admission @ of 5 lacs rupees

I had blogged recently about the absurd situation faced by students aspiring to get admission in colleges in Delhi. There is more. A racket has just been exposed. It got you admission to your preferred college @ 500 000 Rs! The modus operandi: providing the candidate with a fake caste certificate. The aspirants were even students with high marks not satisfied with the college they got through merit wanting more! The racket had been going on for some years.

The cover story of a leading weekly aptly entitled 95% and nowhere to go, brushes a grim picture of the marks saga and the state of our education. Do read it if you have time. There are some startling facts. For instance the article says: Marks have been inflated, even as testing standards have been simplified. If you are 17 and can find an error with a sentence such as, "We were late and it is getting dark" or "Now we both was running", or write a hypothetical dialogue when clues and even an example is given, you will probably do well in a Class XII CBSE English exam. A teacher goes on to reveal; It is possible to score 100 per cent even in English with the current lenient marking scheme: My school has had an exceptional result this year, with more than 29 per cent getting over 90 per cent in English. This, from students who cannot string three sentences of English together. A board paper does not test any real learning. It only tests your capability of answering a paper according to a prescribed answer sheet. Phew! That says a lot does it not? The marking system is absurd. A child's entire future depends on how you perform on a given day in a given examination. Children cannot cope with the stress and we all are too painfully aware of the suicides that happen each year.

Children are taught how to score, not how to learn, think, analyse, reason etc. The culprit is the shift from the essay type question to the objective one! A student needs only to learn by rote. No one expects him to be creative, enquiring etc. Our education system has gone astray and needs to be set right urgently.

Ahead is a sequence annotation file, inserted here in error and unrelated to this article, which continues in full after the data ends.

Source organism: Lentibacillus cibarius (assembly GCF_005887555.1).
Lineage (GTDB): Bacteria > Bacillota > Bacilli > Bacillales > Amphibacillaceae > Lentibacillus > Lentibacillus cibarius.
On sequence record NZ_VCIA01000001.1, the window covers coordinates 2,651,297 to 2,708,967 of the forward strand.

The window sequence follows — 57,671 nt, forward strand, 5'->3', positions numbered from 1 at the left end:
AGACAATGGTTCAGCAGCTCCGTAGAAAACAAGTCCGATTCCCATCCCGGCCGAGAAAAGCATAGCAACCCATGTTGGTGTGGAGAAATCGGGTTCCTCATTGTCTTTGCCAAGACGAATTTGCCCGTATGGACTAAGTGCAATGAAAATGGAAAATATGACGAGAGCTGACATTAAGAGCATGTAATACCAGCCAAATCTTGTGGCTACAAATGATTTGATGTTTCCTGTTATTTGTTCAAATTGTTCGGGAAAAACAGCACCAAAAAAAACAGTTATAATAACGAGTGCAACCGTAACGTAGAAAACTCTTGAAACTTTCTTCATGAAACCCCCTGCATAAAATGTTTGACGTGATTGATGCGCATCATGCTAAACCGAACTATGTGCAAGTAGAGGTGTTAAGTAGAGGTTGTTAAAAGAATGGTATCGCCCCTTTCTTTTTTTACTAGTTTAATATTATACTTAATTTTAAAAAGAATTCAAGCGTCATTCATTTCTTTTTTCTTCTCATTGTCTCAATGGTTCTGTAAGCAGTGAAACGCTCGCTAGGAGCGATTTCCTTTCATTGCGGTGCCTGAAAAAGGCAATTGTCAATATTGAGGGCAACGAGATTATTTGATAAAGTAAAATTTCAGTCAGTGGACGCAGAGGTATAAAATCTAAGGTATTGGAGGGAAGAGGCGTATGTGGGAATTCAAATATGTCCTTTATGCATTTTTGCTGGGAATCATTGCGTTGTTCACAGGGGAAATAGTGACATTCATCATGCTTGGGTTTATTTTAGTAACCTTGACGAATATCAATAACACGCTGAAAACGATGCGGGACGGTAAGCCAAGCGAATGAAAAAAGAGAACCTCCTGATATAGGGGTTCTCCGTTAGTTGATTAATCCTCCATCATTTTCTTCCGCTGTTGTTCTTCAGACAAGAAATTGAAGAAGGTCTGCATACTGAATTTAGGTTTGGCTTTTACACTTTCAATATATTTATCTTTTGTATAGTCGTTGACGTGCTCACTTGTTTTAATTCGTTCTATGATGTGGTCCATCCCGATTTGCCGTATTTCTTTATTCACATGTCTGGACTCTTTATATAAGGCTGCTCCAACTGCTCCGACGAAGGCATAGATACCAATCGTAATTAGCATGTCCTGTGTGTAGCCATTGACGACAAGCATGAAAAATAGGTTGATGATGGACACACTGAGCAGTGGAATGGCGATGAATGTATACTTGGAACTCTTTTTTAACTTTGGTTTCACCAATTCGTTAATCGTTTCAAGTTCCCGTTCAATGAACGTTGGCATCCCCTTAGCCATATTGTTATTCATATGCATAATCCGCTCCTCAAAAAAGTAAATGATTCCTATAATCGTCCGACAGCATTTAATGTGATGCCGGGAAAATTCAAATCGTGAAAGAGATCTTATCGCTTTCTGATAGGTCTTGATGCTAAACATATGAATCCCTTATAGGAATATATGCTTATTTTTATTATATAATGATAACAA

The rot started some years back. I remember how a young girl who wanted to be a doctor all her life and was an excellent student missed her boat by a few marks. She then had to become an engineer and is today a very unhappy though successful one. This is not an isolated case. There must be many like her. But is education not a means to realise your dreams? Not in our land. Here it is marks that defines who you will be and what you will become.

Now let us get back to the caste certificate racket as it compels us to ask some disturbing questions. It is obvious that these are purchased with the blessings of the student's parents as no one class XII student could have access to such amounts of cash. Our first reaction would be to recoil in horror. How can parents accept to abet cheating? What lesson are they giving their children? and so on. But let us look at the matter in another way. Are they not simply helping their children fulfill their dreams. Not as simple as it seems, too many shades of grey.

In all this imbroglio our thoughts must once again go back to the children from underprivileged homes. If students with 90% are going to fill reserved seats by unfair means then where will the real beneficiaries go? Reservation, whether one approves of it or not, is meant to help the underprivileged get access to better options. It is true that even this had been hijacked by the so called creamy layer. And now it is being hijacked by the privileged ones.

Getting a caste certificate is no easy task. I remember how we tried to get one for a little Valmiki girl in the hope of getting her registered for some girl child programme. In spite of our best efforts we were unable to do so. The paper work required was beyond imagination and logic, and we got lost in the maze and missed the deadline. The said programme was only available to children less than 6 months old. So you see the scenario: the deserving cannot get a certificate whilst the rich can by paying. This is the real India story. Sad is it not.

India is replete of good intentions gone astray. I always hold that if even 50% of our social programmes had worked we would be a different nation altogether. My mind goes to the (ill)famed ICDS launched in 1975 that would have ensured that all Indians below the age of 35 would have been vaccinated and provided early nutrition. That was not the case as even today a child dies of malnutrition every 8 minutes! What ICDS has done is make people rich and provide jobs to political cronies. This is just one programme, there are hundreds that have gone the same way and it is still happening.

It is time we did something. We owe it to the millions of children who have been forgotten by all.